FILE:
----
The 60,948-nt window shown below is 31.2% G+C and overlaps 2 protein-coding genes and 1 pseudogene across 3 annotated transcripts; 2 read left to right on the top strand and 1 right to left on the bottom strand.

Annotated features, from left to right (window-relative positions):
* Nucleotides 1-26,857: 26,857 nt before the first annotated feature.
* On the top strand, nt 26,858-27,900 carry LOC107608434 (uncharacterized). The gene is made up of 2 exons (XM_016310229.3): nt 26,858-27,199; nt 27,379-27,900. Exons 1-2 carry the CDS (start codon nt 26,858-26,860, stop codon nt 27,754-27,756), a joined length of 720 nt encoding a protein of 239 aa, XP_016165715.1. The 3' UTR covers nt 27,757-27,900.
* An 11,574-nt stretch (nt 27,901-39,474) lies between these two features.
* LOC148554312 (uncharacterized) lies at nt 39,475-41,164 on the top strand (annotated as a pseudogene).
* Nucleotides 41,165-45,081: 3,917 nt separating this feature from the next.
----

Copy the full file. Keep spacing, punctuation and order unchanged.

The 60,948-nt window shown below is 31.2% G+C and overlaps 2 protein-coding genes and 1 pseudogene across 3 annotated transcripts; 2 read left to right on the top strand and 1 right to left on the bottom strand.

Annotated features, from left to right (window-relative positions):
* Nucleotides 1-26,857: 26,857 nt before the first annotated feature.
* On the top strand, nt 26,858-27,900 carry LOC107608434 (uncharacterized). The gene is made up of 2 exons (XM_016310229.3): nt 26,858-27,199; nt 27,379-27,900. Exons 1-2 carry the CDS (start codon nt 26,858-26,860, stop codon nt 27,754-27,756), a joined length of 720 nt encoding a protein of 239 aa, XP_016165715.1. The 3' UTR covers nt 27,757-27,900.
* An 11,574-nt stretch (nt 27,901-39,474) lies between these two features.
* LOC148554312 (uncharacterized) lies at nt 39,475-41,164 on the top strand (annotated as a pseudogene).
* Nucleotides 41,165-45,081: 3,917 nt separating this feature from the next.